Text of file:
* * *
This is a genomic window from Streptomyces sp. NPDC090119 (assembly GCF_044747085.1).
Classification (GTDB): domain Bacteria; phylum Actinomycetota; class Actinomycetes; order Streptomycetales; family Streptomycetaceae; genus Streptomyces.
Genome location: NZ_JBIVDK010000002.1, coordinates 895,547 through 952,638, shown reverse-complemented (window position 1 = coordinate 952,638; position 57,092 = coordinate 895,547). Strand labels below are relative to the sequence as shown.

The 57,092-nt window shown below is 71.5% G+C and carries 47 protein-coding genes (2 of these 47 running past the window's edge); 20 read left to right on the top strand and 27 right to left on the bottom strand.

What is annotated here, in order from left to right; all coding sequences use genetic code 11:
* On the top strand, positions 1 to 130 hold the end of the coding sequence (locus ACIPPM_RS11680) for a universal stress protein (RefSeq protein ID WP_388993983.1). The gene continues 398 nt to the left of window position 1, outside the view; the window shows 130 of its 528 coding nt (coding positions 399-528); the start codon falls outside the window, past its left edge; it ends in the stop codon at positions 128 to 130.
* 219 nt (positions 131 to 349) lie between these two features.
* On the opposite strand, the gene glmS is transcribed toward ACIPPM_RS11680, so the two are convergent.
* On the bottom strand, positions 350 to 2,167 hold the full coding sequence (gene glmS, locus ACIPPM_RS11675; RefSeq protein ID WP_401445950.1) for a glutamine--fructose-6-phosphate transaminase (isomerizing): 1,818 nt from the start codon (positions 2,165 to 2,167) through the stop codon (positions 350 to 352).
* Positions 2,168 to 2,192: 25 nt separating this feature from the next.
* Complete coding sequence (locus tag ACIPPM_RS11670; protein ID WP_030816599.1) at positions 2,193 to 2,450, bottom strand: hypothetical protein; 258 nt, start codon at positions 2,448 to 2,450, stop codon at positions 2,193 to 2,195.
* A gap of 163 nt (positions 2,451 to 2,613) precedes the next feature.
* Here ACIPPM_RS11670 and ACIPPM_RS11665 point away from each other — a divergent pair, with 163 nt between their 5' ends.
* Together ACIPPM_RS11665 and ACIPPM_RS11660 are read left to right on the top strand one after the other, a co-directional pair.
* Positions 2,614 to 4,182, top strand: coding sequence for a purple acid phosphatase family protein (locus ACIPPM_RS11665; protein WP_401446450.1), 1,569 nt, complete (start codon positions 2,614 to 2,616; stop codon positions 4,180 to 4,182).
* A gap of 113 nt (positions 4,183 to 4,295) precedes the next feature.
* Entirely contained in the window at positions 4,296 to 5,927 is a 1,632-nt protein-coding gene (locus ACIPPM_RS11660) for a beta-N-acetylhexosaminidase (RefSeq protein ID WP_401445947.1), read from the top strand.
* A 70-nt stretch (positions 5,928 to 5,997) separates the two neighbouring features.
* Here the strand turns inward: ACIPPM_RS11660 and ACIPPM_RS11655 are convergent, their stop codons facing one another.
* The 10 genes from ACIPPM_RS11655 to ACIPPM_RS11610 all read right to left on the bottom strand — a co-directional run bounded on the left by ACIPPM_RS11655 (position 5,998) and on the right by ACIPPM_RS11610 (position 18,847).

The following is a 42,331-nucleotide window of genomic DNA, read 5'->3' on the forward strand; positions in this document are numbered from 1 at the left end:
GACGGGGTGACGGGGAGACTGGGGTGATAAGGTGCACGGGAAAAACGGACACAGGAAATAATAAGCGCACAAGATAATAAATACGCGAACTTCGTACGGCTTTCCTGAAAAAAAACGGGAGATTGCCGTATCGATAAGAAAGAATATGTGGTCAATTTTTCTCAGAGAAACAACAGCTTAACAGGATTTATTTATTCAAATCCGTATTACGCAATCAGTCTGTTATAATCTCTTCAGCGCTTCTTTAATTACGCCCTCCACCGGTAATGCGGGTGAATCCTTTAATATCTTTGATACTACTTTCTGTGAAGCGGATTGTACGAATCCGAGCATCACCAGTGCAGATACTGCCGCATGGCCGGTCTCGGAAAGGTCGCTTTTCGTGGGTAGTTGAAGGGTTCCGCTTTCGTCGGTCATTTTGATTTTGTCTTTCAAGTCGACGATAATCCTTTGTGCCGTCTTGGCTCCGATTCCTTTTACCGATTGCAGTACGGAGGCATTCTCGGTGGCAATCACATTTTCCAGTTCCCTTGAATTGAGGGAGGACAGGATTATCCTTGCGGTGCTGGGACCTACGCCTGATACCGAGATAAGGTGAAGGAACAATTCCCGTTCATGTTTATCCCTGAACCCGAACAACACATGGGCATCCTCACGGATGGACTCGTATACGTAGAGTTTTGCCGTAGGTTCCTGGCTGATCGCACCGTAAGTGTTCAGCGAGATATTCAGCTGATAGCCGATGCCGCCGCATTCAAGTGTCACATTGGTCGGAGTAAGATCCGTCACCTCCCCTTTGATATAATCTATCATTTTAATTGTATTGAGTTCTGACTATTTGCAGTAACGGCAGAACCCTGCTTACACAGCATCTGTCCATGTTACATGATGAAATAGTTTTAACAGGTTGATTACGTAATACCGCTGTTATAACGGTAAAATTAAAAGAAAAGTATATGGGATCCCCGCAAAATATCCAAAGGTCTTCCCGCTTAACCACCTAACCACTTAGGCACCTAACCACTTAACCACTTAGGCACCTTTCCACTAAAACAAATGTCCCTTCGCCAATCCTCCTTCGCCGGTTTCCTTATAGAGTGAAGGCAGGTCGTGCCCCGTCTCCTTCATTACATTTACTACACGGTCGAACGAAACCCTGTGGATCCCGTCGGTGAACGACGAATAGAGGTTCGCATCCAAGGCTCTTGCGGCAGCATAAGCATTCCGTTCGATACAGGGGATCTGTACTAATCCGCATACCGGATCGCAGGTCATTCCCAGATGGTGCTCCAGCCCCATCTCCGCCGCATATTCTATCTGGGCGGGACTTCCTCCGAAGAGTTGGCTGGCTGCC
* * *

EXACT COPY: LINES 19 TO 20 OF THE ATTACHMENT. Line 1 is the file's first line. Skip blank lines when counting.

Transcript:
* Here the strand turns inward: ACIPPM_RS11660 and ACIPPM_RS11655 are convergent, their stop codons facing one another.
* The 10 genes from ACIPPM_RS11655 to ACIPPM_RS11610 all read right to left on the bottom strand — a co-directional run bounded on the left by ACIPPM_RS11655 (position 5,998) and on the right by ACIPPM_RS11610 (position 18,847).